June 08, 2012
Following the abolition of the default retirement age in October 2011, employers have not been able to give notice of retirement to employees, but many bosses still don't understand the legislation and implications and are leaving themselves open to accusations of ageism, claim employment law experts from ELAS.
According to the Manchester-based business support consultancy, only 46% of workers aged over 65 receive a formal performance appraisal at least once a year, while 51% had received no training or an offer of training in the past three years.
ELAS employment law expert, Peter Mooney, said: “We’re finding that most businesses are still expecting their employees to retire at the age of 65 and are treating them accordingly. Asking an employee about when they intend to retire or assuming that a member of staff over the age of 65 has no training ambitions or performance management needs are sure-fire ways to end up in an employment tribunal accused of ageism.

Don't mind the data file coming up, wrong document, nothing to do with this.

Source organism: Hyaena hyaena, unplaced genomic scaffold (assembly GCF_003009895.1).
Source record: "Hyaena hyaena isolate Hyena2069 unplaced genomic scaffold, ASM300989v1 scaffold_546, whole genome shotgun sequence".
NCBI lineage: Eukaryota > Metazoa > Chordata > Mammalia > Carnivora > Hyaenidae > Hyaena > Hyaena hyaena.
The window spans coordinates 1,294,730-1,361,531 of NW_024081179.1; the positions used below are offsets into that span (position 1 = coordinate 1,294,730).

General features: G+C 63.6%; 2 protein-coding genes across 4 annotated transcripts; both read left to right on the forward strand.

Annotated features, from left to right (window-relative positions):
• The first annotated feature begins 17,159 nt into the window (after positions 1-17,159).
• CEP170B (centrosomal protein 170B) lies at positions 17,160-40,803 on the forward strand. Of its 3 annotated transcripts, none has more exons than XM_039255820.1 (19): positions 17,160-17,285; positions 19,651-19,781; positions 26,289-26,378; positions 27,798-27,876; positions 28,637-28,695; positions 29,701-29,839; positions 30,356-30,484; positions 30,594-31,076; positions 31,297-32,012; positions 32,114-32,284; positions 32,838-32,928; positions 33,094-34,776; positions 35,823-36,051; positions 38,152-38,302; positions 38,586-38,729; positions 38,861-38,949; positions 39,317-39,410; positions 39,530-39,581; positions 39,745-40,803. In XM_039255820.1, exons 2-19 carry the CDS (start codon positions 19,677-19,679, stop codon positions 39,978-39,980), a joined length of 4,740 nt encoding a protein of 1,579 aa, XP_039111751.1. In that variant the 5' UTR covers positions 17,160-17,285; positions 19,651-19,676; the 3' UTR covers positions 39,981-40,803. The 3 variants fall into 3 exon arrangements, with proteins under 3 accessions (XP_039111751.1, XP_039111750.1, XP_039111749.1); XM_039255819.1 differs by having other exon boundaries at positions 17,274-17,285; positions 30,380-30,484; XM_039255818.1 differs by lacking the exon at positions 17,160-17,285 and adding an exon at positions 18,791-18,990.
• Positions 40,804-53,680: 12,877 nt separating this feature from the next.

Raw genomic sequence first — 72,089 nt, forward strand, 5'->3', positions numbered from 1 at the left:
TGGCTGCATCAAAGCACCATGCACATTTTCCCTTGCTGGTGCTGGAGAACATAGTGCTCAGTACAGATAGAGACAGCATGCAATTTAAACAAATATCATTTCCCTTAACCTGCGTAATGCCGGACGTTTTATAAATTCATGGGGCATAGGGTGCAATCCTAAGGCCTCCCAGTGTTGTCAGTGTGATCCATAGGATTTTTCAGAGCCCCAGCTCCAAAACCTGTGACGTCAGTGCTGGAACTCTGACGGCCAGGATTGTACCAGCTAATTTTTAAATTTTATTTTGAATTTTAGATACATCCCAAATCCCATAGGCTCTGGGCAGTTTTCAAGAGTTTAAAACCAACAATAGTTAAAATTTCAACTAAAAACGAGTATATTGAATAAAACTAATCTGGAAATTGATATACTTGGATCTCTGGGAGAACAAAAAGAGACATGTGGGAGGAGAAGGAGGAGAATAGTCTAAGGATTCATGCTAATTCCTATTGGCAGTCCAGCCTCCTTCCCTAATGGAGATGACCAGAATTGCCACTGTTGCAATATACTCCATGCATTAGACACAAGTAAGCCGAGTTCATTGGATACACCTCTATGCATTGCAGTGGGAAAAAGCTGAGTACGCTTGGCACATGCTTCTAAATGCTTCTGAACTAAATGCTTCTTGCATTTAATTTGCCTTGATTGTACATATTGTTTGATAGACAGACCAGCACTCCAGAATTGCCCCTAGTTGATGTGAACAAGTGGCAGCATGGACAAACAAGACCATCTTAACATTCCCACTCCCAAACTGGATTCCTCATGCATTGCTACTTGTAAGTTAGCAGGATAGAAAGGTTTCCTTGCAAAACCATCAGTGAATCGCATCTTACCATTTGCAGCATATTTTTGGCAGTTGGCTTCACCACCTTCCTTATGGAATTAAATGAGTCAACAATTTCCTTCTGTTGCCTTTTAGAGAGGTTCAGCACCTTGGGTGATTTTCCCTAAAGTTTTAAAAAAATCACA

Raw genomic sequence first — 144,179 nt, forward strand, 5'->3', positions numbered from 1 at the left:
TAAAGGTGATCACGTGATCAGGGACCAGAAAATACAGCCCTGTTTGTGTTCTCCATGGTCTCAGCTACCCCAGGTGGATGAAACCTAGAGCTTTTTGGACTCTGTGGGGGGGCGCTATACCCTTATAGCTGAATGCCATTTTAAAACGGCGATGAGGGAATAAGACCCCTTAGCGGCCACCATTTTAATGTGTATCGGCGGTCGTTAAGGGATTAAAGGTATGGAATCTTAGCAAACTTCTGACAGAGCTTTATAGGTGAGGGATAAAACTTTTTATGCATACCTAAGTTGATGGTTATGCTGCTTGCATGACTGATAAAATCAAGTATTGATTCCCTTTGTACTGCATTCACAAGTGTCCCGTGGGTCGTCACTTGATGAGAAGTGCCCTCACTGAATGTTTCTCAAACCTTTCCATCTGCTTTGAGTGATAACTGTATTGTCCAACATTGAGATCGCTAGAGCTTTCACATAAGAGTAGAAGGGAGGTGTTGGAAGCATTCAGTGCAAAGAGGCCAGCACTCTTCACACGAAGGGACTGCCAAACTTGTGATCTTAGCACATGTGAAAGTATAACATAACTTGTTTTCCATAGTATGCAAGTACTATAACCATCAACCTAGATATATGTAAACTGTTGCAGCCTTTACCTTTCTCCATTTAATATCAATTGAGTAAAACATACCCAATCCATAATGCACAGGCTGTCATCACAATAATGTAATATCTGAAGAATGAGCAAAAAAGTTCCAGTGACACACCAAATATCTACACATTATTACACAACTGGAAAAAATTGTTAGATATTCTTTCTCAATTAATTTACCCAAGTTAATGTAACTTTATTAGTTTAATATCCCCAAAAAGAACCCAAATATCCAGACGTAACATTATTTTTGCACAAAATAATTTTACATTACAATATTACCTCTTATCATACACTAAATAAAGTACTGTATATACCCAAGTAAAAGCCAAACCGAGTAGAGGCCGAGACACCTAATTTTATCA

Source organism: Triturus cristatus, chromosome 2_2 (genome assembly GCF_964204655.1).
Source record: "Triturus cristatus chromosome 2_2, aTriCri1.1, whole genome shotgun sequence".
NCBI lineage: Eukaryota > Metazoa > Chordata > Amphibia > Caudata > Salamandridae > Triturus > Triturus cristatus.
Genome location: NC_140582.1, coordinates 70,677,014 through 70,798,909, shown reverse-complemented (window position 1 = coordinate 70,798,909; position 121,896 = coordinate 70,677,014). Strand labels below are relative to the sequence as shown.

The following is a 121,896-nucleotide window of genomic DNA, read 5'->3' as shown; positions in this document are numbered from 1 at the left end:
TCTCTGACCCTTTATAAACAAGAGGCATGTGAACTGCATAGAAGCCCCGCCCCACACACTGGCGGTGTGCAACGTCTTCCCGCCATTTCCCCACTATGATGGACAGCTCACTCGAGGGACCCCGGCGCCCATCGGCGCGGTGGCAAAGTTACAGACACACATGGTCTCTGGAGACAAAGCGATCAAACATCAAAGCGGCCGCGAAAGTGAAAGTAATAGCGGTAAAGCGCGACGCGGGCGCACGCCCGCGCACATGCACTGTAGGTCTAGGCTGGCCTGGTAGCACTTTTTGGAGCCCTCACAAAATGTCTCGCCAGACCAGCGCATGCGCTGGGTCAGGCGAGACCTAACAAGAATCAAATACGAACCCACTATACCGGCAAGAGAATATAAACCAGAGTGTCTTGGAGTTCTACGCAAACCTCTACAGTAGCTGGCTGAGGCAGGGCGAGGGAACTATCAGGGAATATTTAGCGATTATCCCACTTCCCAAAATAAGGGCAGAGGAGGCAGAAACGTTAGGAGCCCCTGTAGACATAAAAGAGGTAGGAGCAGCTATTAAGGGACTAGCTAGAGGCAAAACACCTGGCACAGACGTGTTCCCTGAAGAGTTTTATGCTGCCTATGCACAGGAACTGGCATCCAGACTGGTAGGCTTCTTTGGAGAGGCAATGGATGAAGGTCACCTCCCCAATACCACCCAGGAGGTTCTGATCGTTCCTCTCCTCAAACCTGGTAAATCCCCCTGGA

“Businesses must be more aware of what the new legislation means, and take proactive measures to ensure that all their staff are treated exactly the same - whether they are 18 or 80 years old. Lazy management of older staff members paves the way for discrimination claims if there is a dispute over capability.”
Meanwhile, 27% of UK workers aged 45-54 who work with other people believe their employer puts colleagues with children or families first, according to a YouGov survey of 1,175 working adults with colleagues, carried out for HR and health and safety information provider Croner.
Under employment law, parents of young children (and older children with disabilities) can ask to work flexibly, while others who don’t have such commitments cannot. Carol Smith, senior employment consultant at Croner, said: “Flexible working for people with families is a good thing. The Government has done much to improve and modernise UK legislation so that more people can work flexibly to improve their work-life balance. However, it is not good news for the UK’s older workers, after the Government shelved plans to extend flexible working.”
In spite of the absence of extended flexible working legislation, Smith recommends that employers make sure that their flexible working policies do not disadvantage other workers. “This will not only help to avoid possible workplace conflict, but also improve employee relations, help with recruitment and retaining staff and almost certainly improve productivity.”